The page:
The dollar falls against the euro, the Turkish lira unscrews

Around 11 a.m. in Paris, the euro took 0.20% to 1.1617 dollars for one euro, moving away from the lowest for nearly fifteen months reached Tuesday at 1.1524 dollars.

The dollar accentuated the previous day’s decline against the euro on Thursday, as traders tempered their upward bets on the greenback in recent weeks, while the Turkish lira continued to loose.

Around 11 a.m. in Paris, the euro took 0.20% to 1.1617 dollars for one euro, moving away from the lowest for nearly fifteen months reached Tuesday at 1.1524 dollars.

However, the CPI index released Wednesday by the US Department of Labor reported an acceleration in inflation in September, to 5.4% year on year.

“The dollar has weakened, a reaction like + buy rumor, sell information +,” comments Lukman Otunuga, analyst at FXTM.

The rise in prices is in fact in line with the scenario favored by currency traders since September: the American Central Bank (Fed) should tighten its monetary policy more quickly than expected to limit inflation, which makes the greenback more attractive.

Later in the session, minutes from the Fed’s latest monetary policy meeting confirmed that the institute may cut its asset buyback program “in mid-November or mid-December.”

Since the beginning of September, the euro has weakened by 1.6% against the dollar.

The dollar’s decline over the last two sessions could therefore “suggest concerns among some investors about the growth prospects of the United States, which could suffer from too rapid a tightening of monetary policy and a persistence of inflation. », Warns Lee Hardman, analyst at MUFG, even if he is betting on a recovery of the rise of the greenback.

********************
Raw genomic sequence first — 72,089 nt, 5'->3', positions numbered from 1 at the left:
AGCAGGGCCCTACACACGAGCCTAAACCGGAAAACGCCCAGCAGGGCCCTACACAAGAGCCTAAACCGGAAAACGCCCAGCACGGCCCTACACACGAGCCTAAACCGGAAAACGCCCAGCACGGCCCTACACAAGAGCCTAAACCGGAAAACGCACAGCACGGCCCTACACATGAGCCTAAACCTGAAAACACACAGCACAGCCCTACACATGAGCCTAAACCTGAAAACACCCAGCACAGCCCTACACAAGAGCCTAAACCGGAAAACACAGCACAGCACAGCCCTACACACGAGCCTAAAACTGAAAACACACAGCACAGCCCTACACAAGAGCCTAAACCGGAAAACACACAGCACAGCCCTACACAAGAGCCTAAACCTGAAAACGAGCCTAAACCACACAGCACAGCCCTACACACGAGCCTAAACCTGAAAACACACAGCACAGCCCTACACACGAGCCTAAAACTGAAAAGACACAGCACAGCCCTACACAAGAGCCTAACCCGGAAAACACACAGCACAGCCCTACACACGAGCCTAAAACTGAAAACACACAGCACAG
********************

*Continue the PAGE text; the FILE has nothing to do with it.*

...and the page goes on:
For its part, the Turkish lira did not benefit from this rise in other currencies against the dollar: the currency reached a new all-time low, at 9.19 pounds per dollar, and traded for 9.15 pounds (- 0.7%).

Faced with galloping inflation of more than 19%, one of the highest in the world, Turkish President Recep Tayyip Erdogan defends a monetary policy of lower rates, in opposition to the economic consensus.

On the night of Wednesday to Thursday, he sacked three members of the monetary committee of his central bank, including one who was the only one to have voted against the cut in the key rate in September, according to the press.

“This shows the president’s strong influence on Turkish monetary policy and the central bank’s lack of independence,” comments Hardman, adding: “The doubt will further increase among investors about the capacity, and the will, to of Turkey to fight inflation ”.

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